Closed Bug 1118469 Opened 6 years ago Closed 6 years ago

Detect hazards in UniquePtr storage


(Core :: JavaScript Engine, defect)

Not set





(Reporter: sfink, Assigned: sfink)


(Blocks 1 open bug)



(2 files, 1 obsolete file)

There was recently an undetected hazard that boiled down to:

    UniquePtr<RelocatablePtr<JSObject*>> objPtr = heapList.pop();

The problem here is that the heapList is normally tracing the object, but we remove it from the heap without a prebarrier firing. Then the GC finishes, finds that the object is dead, and collects it. Finally, ~UniquePtr fires, which calls ~RelocatablePtr, which accesses the dead object.

The analysis sees nothing wrong because the stack only has a JSObject**. There isn't even any reference being taken here (the JSObject** gets copied from the heapList).

But this *is* a hazard, because UniquePtr memory is not traced. The UniquePtr won't trace it because it's too general. Nothing else should be pointing to the RelocatablePtr (which in the actual example was inside of a struct), because if so the UniquePtr wouldn't be unique, so it can't get traced that way.

One way to describe the problem is that a UniquePtr is a pointer to a region of memory that's just as unsafe as the stack for storing unrooted pointers.
Blocks: GC.stability
I won't ask for review until this survives the try server.

I wonder what other types could be treated as pointing to unsafe memory?

Thinking through some other cases... if you have a UniquePtr<S>, and S contains a RootedSomething, then this will not report a hazard. Which is fine, though you should never have that code anyway (it breaks LIFO).

If S contains a PersistentRooted, then this will correctly not report a hazard.

If you have a struct S2 that contains a UniquePtr pointing to an unrooted pointer, this will correctly report a hazard.

It seems right to me, which is a sure sign that it's completely broken. Probably from a basic conceptual level. But we'll see.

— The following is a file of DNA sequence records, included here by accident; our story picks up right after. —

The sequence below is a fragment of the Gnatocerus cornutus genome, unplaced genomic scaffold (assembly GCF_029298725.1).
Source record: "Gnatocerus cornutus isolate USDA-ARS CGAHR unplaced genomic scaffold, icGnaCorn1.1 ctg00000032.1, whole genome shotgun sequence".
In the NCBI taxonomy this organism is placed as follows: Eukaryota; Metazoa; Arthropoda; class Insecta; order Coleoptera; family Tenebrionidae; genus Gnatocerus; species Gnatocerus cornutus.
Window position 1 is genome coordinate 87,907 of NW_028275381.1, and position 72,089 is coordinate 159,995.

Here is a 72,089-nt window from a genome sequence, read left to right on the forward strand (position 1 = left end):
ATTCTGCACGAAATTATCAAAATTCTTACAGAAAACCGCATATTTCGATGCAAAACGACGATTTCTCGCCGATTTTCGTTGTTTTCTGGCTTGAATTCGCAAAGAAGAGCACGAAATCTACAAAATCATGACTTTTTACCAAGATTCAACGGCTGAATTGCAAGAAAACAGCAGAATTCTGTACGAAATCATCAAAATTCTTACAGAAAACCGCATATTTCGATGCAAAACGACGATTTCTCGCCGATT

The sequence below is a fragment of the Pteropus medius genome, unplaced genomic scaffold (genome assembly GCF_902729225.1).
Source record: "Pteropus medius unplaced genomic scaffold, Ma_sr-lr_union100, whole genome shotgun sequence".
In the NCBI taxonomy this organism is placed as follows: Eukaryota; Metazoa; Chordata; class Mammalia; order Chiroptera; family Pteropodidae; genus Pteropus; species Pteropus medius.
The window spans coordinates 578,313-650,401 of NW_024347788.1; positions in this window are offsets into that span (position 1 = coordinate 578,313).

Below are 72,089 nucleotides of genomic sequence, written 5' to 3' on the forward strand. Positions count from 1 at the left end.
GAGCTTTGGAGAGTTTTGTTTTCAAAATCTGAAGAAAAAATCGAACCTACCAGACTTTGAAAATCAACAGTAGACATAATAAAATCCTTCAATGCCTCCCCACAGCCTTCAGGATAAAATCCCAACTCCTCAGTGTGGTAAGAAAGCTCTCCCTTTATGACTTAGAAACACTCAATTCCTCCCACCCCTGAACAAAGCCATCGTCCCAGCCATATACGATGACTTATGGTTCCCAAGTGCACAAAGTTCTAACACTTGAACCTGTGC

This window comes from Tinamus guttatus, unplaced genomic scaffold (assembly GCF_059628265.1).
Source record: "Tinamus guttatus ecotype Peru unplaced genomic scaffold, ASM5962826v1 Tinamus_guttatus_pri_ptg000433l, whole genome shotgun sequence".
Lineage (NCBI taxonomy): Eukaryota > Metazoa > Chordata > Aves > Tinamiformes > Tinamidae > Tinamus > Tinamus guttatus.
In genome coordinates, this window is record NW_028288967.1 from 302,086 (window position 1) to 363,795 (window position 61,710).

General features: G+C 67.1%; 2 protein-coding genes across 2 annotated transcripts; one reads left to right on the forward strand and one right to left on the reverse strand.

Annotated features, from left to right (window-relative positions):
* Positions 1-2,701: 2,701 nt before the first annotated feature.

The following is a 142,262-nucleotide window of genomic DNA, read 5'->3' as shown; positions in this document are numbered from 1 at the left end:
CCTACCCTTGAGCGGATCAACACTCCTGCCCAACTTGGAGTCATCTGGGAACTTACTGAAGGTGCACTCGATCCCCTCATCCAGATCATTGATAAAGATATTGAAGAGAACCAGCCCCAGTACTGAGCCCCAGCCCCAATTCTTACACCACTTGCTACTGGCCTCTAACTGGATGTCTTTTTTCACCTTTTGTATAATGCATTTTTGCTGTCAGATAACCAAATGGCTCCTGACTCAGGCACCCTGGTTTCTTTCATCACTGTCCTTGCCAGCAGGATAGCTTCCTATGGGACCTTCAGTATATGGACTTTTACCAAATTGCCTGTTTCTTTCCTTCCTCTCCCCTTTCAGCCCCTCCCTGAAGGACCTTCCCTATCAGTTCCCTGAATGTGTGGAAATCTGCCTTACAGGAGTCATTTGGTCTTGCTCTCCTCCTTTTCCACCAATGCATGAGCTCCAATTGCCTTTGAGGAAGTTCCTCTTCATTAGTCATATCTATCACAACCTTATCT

I'll do another try push, but this is working locally for the shell build.
Attachment #8545327 - Flags: review?(terrence)
Attachment #8544822 - Attachment is obsolete: true
Comment on attachment 8545327 [details] [diff] [review]
Disallow storing unrooted pointer in memory pointed to be a UniquePtr

Review of attachment 8545327 [details] [diff] [review]:

Attachment #8545327 - Flags: review?(terrence) → review+
It *does* complain about a false positive in the following code:

        /* Construct the underlying C++ object. */
        auto dbg = cx->make_unique<Debugger>(cx, obj.get());
        if (!dbg || !dbg->init(cx))
            return false;

        Debugger *debugger = dbg.release();
        obj->setPrivate(debugger); // owns the released pointer

        ...something that can GC...

The concern is that you have a UniquePtr to a Debugger, which contains a field 'object' of type HeapPtr<NativeObject*> (basically a JSObject*). If you were to GC just before the dbg.release(), then nothing would trace Debugger.object and you'd potentially have a UAF or "UAM" (use-after-free or use-after-move).

In this case, it's a false positive because the UniquePtr hands off ownership with the dbg.release() call, so obj will trace it. I'm fixing by just wrapping the above chunk in { }. But it's pretty subtle; I certainly wouldn't spot a hazard if someone were to insert a GC call between the make_unique and the release().

Sadly, it does not catch any new real hazards. (I reverted the patch that triggered this bug, though, and it caught that.)
Closed: 6 years ago
Resolution: --- → FIXED
Target Milestone: --- → mozilla37
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